In the News – Are We Taking Too Many Vitamins?

Snippet from the article:

Dr. Paul Offit doesn’t take any vitamins. In fact, while you might think that vitamins are great in any quantity, Offit urges you to take a step back and think before swallowing the equivalent of eight cantaloupes in a single dose.

“I think that alternative medicine is often given a free pass,” he told CNN chief medical correspondent Dr. Sanjay Gupta. “I think we should hold alternative medicine to the same standard that we hold conventional medicine. It lives under this sort of untouchable halo. I think we should be a little more skeptical.”

Offit, chief of the division of infectious diseases at the Children’s Hospital of Philadelphia, is no stranger to controversy — previously he has taken on the anti-vaccine movement. His book “Do You Believe in Magic? The Sense and Nonsense of Alternative Medicine,” came out Tuesday.

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Read the rest — Vitamins: Too much of a not-so-good thing?

Vitamins and supplements are a multi-billion dollar industry, and this doctor warns that many of us are taking them in excess, ignoring or perhaps not knowing the possible health risks they may pose. These supplements are unregulated by the FDA, and as we see with the countless bogus herbal “cures” for hair loss, most of what people are buying into is marketing hype.

Tags: vitamins, supplements, opinion

4 thoughts on “In the News – Are We Taking Too Many Vitamins?

  1. Vitamin and herbal supplements are increasingly regulated by the FDA however. Advertising claims are quite strictly enforced these days if complaints are received.

    It’s a difficult area this as we need to be careful not to throw the baby out with the bath water. Some herbal supplements offer effective treatments for minor ailments at a low cost – which is why the pharmaceutical industry wants to discredit and absorb it. On the other hand a lot of products are scams or even dangerous. The difficulty is in regulating what we have access to without effectively banning ‘food’. My worry with stories like this is we know omega 3 oils have benefits for the heart and brain – our diets are severely lacking in these. Pharmaceutical giants can’t patent a purely natural product and so several have spent a while devising synthetic analogues of omega 3 as drugs. But the cost to patients is massive. If we removed omega 3 supplements and only allowed expensive prescribed medicines we have a major problem.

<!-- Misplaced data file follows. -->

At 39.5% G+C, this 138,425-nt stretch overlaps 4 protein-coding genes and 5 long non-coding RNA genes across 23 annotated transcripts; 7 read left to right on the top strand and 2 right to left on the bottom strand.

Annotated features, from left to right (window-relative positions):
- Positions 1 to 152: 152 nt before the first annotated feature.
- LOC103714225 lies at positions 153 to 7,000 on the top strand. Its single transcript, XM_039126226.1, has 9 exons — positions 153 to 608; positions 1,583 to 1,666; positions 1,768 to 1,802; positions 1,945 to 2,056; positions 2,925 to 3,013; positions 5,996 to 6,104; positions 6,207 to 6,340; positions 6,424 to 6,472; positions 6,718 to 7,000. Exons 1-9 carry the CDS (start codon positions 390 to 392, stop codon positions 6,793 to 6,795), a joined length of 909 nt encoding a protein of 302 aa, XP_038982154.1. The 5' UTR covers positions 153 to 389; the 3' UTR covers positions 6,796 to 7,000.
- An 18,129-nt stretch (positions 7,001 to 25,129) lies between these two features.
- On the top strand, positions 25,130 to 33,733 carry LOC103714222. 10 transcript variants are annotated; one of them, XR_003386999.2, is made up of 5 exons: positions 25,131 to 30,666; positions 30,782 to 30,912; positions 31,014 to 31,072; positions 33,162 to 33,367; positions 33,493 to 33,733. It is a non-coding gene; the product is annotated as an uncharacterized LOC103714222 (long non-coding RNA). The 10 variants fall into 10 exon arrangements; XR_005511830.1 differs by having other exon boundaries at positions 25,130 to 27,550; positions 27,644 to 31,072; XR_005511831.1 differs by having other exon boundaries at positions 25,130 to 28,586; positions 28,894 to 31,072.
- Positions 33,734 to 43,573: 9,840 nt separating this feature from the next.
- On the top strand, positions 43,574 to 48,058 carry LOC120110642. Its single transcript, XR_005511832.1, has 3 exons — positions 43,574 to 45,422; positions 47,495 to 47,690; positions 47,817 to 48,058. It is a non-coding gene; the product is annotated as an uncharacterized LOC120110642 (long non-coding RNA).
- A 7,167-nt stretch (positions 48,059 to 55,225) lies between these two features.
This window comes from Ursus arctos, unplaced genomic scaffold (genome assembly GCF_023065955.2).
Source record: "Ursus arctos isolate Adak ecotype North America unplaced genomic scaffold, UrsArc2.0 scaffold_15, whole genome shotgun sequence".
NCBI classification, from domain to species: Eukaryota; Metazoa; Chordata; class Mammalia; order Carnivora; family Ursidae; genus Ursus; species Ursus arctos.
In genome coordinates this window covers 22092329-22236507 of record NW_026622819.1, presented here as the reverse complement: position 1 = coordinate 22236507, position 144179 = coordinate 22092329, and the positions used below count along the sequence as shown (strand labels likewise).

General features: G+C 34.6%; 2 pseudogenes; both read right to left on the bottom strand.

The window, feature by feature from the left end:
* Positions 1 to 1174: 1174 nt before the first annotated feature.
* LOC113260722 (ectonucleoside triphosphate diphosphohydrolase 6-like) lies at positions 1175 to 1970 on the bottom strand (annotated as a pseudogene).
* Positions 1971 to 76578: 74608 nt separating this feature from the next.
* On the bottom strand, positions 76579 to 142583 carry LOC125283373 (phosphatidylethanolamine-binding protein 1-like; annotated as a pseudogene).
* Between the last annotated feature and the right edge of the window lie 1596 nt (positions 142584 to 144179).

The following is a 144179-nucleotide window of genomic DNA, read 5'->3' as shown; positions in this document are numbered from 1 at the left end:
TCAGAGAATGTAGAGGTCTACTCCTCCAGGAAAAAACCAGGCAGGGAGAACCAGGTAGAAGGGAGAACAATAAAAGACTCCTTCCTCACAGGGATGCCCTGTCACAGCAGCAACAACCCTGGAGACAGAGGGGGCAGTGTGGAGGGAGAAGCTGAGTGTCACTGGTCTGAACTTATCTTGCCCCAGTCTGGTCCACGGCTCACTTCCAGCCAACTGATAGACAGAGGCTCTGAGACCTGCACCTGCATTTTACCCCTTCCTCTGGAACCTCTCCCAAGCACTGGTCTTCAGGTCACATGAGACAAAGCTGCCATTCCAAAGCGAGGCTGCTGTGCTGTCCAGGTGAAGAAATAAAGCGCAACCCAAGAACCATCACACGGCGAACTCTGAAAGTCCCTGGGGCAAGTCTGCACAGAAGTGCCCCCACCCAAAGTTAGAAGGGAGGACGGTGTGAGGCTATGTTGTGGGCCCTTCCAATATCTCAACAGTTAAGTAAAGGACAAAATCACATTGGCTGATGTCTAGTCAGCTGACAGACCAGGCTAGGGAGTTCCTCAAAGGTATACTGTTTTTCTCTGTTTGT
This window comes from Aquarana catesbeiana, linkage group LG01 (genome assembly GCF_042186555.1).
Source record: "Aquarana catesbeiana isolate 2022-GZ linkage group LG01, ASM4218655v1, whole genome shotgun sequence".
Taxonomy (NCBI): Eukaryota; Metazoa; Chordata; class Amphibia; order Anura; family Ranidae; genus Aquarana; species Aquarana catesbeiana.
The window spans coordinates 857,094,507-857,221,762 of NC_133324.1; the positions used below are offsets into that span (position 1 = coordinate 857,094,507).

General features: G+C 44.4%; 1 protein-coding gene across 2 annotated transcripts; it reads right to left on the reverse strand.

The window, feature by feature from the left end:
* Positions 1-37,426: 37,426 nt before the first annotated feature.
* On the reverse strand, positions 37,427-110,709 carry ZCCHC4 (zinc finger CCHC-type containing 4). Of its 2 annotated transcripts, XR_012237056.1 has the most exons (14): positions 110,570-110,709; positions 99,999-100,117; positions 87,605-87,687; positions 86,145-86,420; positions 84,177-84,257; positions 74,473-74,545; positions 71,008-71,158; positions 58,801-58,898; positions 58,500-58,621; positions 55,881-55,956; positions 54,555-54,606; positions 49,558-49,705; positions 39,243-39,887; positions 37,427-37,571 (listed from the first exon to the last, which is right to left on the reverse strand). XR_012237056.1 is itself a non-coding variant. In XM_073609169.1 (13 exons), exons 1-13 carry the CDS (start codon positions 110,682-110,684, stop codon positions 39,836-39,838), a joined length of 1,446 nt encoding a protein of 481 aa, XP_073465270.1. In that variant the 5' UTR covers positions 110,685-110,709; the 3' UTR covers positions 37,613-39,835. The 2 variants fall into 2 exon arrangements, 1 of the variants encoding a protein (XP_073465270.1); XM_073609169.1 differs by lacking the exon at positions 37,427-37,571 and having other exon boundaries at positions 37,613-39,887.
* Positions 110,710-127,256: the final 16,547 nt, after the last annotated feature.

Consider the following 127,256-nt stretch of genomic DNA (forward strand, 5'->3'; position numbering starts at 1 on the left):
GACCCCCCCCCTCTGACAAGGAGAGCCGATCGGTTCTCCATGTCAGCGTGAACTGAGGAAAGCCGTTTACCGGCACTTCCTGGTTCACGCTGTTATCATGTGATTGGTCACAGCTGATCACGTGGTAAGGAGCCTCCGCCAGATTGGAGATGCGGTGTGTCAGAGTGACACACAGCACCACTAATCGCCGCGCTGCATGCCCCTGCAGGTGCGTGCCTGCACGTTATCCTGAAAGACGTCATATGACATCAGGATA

My compromise would be to regulate the manufacture of vitamin and herbal supplements for quality and allow companies to advertise studies performed with that natural product but crack down on scam ‘health claims’ which cannot be proven. Currently however the FDA basically says that if you prove a herbal supplement acts as a medicine you must patent it and apply for a medicinal licensing – effectively putting it back into the hands of a pharmaceutical company.

    The natural health industry is a mess but its only a tiny fraction of the turnover of pharmaceuticals – many of which turn out to be responsible for more deaths than vitamins.

  2. Actually the FDA has extremely limited oversight over herbal substances unless rare situations where deaths (deaths from Chinese ephedra during the last decade in high school students) require urgent intervention. The FDA has no oversight into quality control of manufacturing, safety, or efficacy as a result of herbal industry lobbying. Case in point: the “benefits” that Paul describes for omega-3 has been debunked in multiple randomized controlled trials,.,….yet the claims of these benefits can be made without FDA sanction. Before you bash biopharma, realize that at least you know what you’re putting in your mouth when you take a drug (and have some idea of the risks).

  3. Thanks for the response I’d be interested to see these debunked omega 3 studies – that would be interesting given the biopharma investment in producing drugs based on omega 3 then?

    I’d investigate the FDA’s recent actions against supplement producers. The enforcement actions have increased following a lot of congressional interest. Although I did actually suggest FDA authority over quality control which you seem to have ignored in your response.

  4. This “supplements are unregulated” mantra is simply false. Sure, you could buy useless unregulated junk from scam Internet sites, but what you buy from reputable sources will conform to cGMP (Good Manufacturing Practices), which the FDA does oversee and regulate. The FDA also regulates the health claims which can be made. If the writer means there is no need to do clinical trials to prove effectiveness, in this sense yes they are unregulated. It’s a buyer beware situation, but considering the greedy high jinx played by Big Pharma it’s unfair to tar the whole supplement industry as quacks and frauds.

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